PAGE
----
World Report on Vision: a first of its kind

At least 2.2 billion people have vision impairment or blindness, of which over 1 billion cases could have been prevented or have yet to be addressed. The WHO has launched the first World report on Vision.
Mekonen Beyabeh and family Photo Credit Ulrich Eigner

We at Light for the World are excited about the groundbreaking report launched by the World Health Organization (WHO). Rupert Roniger, CEO of Light for the World, shares his thoughts with us below.

October 8th, 2019

This is the first-ever World Report on Vision. It matters because eye health deserves to be at the top of the global health agenda. This report shows the renowned World Health Organisation acknowledging just that. 


“In a world built on the ability to see, vision is vital at every turn of our lives.” 

General Dr Tedros - WHO Director


Photo of Greta

Still, eye conditions and vision impairment are widespread, and one billion people go untreated. There are many important new figures and evidence points present in the report. Globally, at least 2.2 billion people have a vision impairment, and of these, at least 1 billion people who have a vision impairment do not have access to services such as glasses and surgeries. In many cases, their visual impairment could have been prevented.

The report also highlights the massive funding gap: US$14.3 billion needed to address the backlog of 1 billion people living with vision impairment or blindness due to short and farsightedness and cataracts.

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Image source: WHO

In fact, the problem is growing...

The report confirms international eye care needs are set to rise sharply in the future due to changes including population growth, lifestyle, aging, and urbanization. The increase in demand for services is set to increase more quickly than supply.

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Image source: WHO

Unfortunately, the poorest and most marginalised – including people with disabilities – suffer the most. The report confirms, the burden is greatest in poorer countries and underserved populations including women, rural communities – and people with disabilities.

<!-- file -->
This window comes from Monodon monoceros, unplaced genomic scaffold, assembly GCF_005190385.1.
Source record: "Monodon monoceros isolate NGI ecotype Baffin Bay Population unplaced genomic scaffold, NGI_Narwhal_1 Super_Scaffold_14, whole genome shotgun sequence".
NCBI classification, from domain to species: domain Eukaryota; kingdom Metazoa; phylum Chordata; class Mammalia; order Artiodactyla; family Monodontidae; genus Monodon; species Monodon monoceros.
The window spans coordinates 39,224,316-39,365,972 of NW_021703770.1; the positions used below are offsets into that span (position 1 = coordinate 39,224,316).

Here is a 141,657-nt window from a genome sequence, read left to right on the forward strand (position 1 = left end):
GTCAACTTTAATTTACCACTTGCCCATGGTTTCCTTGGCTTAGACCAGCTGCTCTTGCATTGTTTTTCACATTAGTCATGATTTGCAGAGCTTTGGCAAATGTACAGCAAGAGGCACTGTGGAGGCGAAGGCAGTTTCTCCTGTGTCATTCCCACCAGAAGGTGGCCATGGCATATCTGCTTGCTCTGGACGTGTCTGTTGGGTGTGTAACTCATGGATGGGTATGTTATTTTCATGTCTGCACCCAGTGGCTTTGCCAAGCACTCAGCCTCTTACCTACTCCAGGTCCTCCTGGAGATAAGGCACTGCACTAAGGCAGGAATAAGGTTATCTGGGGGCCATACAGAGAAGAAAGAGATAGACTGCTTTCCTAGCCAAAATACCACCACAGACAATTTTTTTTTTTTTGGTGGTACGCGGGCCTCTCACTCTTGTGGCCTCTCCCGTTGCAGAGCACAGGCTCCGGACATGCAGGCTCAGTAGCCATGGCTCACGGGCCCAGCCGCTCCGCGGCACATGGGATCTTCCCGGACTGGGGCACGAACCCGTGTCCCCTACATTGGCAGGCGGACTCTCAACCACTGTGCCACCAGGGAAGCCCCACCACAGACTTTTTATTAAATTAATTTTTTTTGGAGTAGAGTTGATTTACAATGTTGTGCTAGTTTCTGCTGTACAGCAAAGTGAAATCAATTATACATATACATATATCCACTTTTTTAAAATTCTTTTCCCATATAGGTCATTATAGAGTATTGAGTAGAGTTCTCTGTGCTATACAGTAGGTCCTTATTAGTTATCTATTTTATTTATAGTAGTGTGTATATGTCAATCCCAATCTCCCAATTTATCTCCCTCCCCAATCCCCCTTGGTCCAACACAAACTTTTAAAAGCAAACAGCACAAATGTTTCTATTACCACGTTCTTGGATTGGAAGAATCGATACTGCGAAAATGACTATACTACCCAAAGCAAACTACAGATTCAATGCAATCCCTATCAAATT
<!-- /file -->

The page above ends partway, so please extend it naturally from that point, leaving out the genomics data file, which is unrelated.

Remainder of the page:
Little boy with cataracts


“Eyecare goes beyond saving eyesight. It also includes the rehabilitation and the inclusion of those who lost their sight for a number of reasons.”

Yetnebersh Nigussie -Director of Advocacy and Rights


People in Africa have a particularly difficult situation.

Rates of blindness in low and middle-income regions of Africa are up to eight times higher compared to high-income countries of the world.

Rates of unaddressed near-sighted vision impairment are estimated to be greater than 80% in western, eastern and central sub-Saharan Africa; in comparison to lower than 10% in high-income regions of the world.

The way forward is clear

The WHO gives a concrete plan for what needs to be done next. Eye care needs to be ‘part and parcel’ of a country’s national health services if we are to achieve a lasting change for generations to come. 

The patient must be in the centre of any intervention; so each patient gets the help they need, at the highest possible quality, and inclusive of people with disabilities. 

Governments, experts, communities, corporates, foundations and civil society need to coordinate and scale up efforts and resources! These efforts must be brought closer to the communities in order for us to really reach the unreached. 

Light for the World and our partners fully support the WHO’s recommendations.

 5 recommendations made by WHO: 
WHO Recommendations

So… it’s time to act

The World Report on Vision is a landmark moment providing evidence and numbers where they were sorely needed. 

At Light for the World, we are proud to have contributed our experts’ time and resources to this report. Now is the time for us to come together and take action. We are urging governments, North & South to urgently put in resources and follow the recommendations of the WHO. 

We are redoubling our own efforts to save eyesight – especially women, children and people with disabilities -  in Burkina Faso, Ethiopia, Mozambique and beyond— through human resource development and new initiatives in Child Eye Health, Cataracts, Glaucoma, Trachoma, and refractive errors. 

The alarming rise of eye health issues across the globe is reversible, but only if we act together – and we act now.

Please help us by spreading the word about this important report!

Read the first world report on vision by the World Health Organization by clicking on this link

 Rupert Roniger CEO of Light for the world
-Rupert Roniger
CEO of Light for the World International